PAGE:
In Italy they sometimes extrude the food. In the case, for example, of passatelli.
Eaten in broth or with sauce, passatelli are a mix of breadcrumbs, egg, a grated hard cheese such as Parmigiano or pecorino, lemon zest, and nutmeg, all mixed together into an “impasto” and then extruded. Passatelli would be a quintessential farmer or contadino food, the base being dry leftover bread. (Ribolitta, a typical Florentine and Tuscan dish with leftover bread as its base, also comes to mind.)
When the impasto is ready, the mass is extruded into strings usually about the size of a pencil or slightly smaller. At home the work is done by hand with a device like these:
Yesterday we had lunch in the hills above Fano, a quiet, modestly gorgeous old Roman town on the Adriatic, at a restaurant called Osteria del Pisello. A raucous lunch in a large room with a high ceiling, the space warmed by a giant wide screen television projecting a fireplace gif. Digital fire, actual food. Our server told me they seated over 120 people for the Sunday afternoon pranzo. For our primo piatto we had pappardelle with boar sauce, then passatelli. Here they are, passatelli in a vegetable sauce.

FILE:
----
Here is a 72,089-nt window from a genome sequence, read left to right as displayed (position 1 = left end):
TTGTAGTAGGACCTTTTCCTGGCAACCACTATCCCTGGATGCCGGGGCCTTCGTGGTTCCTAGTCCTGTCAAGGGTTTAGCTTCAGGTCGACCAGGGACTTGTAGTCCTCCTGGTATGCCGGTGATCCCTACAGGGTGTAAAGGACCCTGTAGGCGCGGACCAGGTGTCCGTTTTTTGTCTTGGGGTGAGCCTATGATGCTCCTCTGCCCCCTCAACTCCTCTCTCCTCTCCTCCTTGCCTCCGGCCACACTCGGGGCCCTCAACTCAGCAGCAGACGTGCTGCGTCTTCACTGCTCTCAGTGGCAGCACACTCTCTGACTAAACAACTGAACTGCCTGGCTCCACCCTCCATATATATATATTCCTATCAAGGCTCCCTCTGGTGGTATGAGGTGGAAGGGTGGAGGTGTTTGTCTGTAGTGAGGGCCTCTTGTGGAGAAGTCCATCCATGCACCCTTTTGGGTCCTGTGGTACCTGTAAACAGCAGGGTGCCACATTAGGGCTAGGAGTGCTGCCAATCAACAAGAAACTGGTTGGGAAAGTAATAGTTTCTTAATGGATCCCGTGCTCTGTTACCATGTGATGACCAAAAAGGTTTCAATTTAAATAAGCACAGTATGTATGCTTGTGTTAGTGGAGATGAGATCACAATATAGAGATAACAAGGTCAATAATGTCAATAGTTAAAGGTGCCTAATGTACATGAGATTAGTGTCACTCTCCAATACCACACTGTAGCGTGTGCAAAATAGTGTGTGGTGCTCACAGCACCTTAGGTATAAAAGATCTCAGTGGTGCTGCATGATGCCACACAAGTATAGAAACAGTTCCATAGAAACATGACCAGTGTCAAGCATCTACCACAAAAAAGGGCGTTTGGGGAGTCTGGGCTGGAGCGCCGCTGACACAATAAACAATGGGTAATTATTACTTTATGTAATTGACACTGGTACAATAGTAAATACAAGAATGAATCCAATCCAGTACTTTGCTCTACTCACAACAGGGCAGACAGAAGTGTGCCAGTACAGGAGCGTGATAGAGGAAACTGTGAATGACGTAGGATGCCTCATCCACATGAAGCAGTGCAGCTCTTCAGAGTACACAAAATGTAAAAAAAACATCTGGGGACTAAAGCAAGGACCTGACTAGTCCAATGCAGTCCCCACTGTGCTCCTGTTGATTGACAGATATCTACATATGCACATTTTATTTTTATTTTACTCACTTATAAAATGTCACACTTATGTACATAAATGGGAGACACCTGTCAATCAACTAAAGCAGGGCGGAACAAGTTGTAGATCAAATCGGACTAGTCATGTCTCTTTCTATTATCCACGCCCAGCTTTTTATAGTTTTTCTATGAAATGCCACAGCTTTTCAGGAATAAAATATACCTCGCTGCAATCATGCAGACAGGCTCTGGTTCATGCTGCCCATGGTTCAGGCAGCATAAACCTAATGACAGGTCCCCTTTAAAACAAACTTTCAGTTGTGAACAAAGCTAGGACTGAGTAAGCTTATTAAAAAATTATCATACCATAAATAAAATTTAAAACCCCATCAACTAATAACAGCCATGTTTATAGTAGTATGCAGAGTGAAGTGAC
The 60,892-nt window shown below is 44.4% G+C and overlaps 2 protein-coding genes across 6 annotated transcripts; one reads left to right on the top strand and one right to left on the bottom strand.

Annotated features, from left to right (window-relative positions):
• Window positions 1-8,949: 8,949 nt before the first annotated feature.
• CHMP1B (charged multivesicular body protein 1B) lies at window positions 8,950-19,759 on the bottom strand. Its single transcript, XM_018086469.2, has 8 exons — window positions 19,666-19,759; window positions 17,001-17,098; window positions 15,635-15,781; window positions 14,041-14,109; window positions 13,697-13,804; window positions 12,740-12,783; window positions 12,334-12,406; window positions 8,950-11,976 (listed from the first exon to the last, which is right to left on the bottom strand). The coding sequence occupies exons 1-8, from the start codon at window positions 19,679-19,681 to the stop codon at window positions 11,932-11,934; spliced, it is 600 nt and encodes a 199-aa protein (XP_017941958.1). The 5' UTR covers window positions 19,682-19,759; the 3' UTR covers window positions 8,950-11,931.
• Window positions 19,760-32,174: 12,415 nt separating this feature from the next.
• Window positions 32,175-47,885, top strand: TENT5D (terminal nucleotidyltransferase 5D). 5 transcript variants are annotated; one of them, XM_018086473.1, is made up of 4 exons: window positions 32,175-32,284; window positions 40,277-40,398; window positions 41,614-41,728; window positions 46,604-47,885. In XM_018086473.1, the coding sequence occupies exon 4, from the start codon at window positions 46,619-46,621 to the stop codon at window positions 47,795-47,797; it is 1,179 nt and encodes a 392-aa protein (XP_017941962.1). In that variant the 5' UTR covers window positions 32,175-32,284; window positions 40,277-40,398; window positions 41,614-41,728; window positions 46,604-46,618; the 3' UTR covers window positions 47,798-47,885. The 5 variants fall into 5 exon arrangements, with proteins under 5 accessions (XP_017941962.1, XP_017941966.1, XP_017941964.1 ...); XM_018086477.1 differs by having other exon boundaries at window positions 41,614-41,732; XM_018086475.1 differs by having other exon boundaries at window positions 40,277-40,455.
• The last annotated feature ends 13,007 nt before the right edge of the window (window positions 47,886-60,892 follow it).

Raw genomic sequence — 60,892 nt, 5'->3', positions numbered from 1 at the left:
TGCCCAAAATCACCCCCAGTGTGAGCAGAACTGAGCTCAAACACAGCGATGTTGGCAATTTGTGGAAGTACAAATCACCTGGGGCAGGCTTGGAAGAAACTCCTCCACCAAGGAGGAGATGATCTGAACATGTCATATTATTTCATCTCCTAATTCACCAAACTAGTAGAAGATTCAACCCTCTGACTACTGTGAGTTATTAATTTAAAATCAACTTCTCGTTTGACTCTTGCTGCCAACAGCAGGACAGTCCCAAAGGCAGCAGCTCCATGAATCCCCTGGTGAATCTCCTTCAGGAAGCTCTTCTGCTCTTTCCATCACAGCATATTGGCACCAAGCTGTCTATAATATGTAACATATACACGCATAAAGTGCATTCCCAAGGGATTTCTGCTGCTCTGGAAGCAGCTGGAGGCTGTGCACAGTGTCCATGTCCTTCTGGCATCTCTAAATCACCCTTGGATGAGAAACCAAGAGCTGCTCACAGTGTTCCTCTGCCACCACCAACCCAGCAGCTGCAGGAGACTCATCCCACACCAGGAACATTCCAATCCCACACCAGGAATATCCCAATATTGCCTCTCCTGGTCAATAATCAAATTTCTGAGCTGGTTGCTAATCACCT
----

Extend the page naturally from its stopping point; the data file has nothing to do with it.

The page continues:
To serve passatelli to 120 people or more, and to have them arrive perfect at the table, is part of the magic of the Italian cuisine and the Italian trattoria/osteria. They must have an industrial size extruder back there in the kitchen.
In broth, passatelli are a comfort food like cappelletti would be; in sauce they are gorging food. After lunch my wife says, “We should make passatelli at home.” We could do that, they way we cook many of the things we enjoy here in restaurants. It’s just that over here, all those home-cooked wonders are readily available at bargain prices. You walk in and eat family style. Yesterday we had a home-cooked meal with 120 people. Buon appetito.